Unsigned? Nobody in the public cares whether you’re signed by anyone. I’ve said this many times before and lived it when I was first starting out and happily told people I was a screenwriter. Their first question was, “What have you written I would have seen?” because EVERYONE asks that. When the answer is, “Well, nothing really, but I’m talking to producers, and…” their eyes glaze over because they know you’re not really a screenwriter yet, but trying. They have one frame of reference. Something they can see or have heard of. I stopped telling people I was a screenwriter until I had some success and started making money at it. It saved a lot of glazed over eyes and nods and the question, “So what’s your real job?” I know it’s hard not to want to tell strangers you’re a screenwriter because it sounds so cool, but resist. Especially while networking. When you tell someone you’re a screenwriter, they assume you’re a working screenwriter. Human nature. When you have to tell them you’re not, they see you in a different light. So, telling people in the industry the truth is always a good thing. Which leads to the next bad advice.
You can BS about anything. If they ask if you can do something you can lie and then go try and learn it.
This is a good way to get a writing job, then never work ever again. Don’t ever lie to anyone, about anything ever. You will ALWAYS get caught. It’s a smaller industry than you think. Don’t say you know someone you don’t. They check. I once had a manager ask me what producers I could use as a reference and I gave him a few real names. One he didn’t believe. He called them all. They all gave me glowing reviews (thank God) and he took me on. I fired him a month later, but he did check. You can’t lie about projects you worked on. They will check, or worse, they might have worked on that project and know you didn’t. Don’t say you worked with someone you haven’t. You can’t lie about your experience. Being honest will build trust. Lying, even one time, destroys it. Twice, I’ve had producers call me saying writers contacted them saying I’d referred them. Didn’t know either of them. Don’t do this. Again, they check.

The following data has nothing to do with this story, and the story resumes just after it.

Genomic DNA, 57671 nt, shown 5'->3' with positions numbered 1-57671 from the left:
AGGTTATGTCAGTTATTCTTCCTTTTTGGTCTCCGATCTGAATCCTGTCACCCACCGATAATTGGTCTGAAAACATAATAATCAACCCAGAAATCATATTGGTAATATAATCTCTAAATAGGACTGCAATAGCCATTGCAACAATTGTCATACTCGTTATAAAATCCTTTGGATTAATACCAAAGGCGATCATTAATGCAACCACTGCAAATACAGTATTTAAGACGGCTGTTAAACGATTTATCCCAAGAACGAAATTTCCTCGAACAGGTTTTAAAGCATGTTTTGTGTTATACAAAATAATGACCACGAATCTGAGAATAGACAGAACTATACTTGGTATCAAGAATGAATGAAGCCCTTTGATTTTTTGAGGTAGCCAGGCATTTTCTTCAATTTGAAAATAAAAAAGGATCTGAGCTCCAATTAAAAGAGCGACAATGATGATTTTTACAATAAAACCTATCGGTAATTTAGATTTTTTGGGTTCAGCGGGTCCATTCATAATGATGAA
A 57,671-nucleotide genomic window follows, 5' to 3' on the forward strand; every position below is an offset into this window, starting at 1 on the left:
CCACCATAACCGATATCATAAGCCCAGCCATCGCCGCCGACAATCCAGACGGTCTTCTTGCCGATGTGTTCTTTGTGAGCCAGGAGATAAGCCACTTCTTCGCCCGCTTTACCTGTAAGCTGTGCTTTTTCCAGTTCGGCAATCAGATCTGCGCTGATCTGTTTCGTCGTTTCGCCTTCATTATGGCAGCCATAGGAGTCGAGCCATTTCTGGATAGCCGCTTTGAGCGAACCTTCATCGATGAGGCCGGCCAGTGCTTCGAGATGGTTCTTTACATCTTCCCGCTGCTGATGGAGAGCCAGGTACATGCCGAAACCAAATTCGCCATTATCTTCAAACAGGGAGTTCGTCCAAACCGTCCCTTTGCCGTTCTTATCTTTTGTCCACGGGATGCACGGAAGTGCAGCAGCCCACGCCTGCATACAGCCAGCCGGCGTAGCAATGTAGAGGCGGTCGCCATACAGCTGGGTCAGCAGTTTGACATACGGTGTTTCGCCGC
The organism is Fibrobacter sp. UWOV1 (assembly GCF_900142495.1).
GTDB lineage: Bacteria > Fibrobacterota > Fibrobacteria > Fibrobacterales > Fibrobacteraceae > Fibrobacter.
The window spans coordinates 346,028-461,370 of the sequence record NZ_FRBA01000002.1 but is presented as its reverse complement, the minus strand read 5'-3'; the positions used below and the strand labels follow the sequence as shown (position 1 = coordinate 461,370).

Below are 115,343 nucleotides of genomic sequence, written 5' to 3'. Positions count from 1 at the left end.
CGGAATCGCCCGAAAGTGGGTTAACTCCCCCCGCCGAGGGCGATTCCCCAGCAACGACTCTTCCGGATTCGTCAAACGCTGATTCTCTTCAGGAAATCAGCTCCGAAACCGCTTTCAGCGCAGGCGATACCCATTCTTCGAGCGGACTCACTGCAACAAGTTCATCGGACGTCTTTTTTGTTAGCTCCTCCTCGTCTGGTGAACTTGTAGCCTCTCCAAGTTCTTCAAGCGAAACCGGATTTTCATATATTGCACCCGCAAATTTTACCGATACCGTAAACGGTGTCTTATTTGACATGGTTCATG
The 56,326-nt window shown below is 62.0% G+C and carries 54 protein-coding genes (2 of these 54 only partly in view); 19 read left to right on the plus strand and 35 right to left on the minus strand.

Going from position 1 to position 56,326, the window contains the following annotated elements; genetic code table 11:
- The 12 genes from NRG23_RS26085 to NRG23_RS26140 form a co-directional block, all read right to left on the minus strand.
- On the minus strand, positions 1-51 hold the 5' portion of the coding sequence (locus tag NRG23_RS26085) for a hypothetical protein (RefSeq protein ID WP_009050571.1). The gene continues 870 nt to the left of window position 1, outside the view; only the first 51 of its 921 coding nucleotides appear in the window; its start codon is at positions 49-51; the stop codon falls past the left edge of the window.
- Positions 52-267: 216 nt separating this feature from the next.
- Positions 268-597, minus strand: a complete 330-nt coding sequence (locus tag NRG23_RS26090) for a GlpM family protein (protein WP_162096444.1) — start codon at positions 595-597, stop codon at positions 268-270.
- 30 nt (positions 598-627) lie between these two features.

Query letters don’t work, don’t waste your time.
Yes, they do. You just have to write a good one and find that producer or rep that it resonates with. I have a friend who has sold four scripts through direct producer queries, so they do work. His query letters rock. Short, sweet, to the point. Producers and reps have continued to leave the query avenue open to get to them. Not using it would be shortsighted. Yes, the percentage of reads it low, but that’s because they get thousands of queries a month. They do read the scripts they ask for, so it is another way to get noticed and repped or optioned. You should use every avenue you can. Don’t discount any of them. Use my rules of marketing: You can do anything as long as it’s not Illegal, Immoral, or Stupid.
A logline has to be 25 words or less or they won’t read it.
Ok… let’s think about this. You think producers COUNT THE WORDS before they read a logline? I have a bridge for sale, anyone who believes producers count the words in loglines please contact me for the bridge price. Wow. I have no idea where some of this stuff comes from, but c’mon. Yes, keep it as short as you can, but 30 to 40 words works. Two sentences works, too, if you want. If they love it, it doesn’t matter. Why handicap your good story by a word count. Short, sweet, but complete. Best way to do it.
And finally: (and I saw this one yesterday)
You can write into your contract that they can’t change your script without your approval.
You can write it in your contract. That’s true. They won’t sign it. That’s also true. Even if they love your script, they will walk away if you try and do this. And not even look back. STOP thinking your script is so good that it can’t be changed. Stop it. If you want to be a screenwriter you have to let go of this idea forever. Every script gets changed. Mostly NOT by the original writer. No producer on this earth will agree to that. Not one. Even the bad ones.
Remember, look at all advice with side eyes. Check out who’s giving it. The Internet makes it very easy. Just because it’s something you want to believe doesn’t make it true.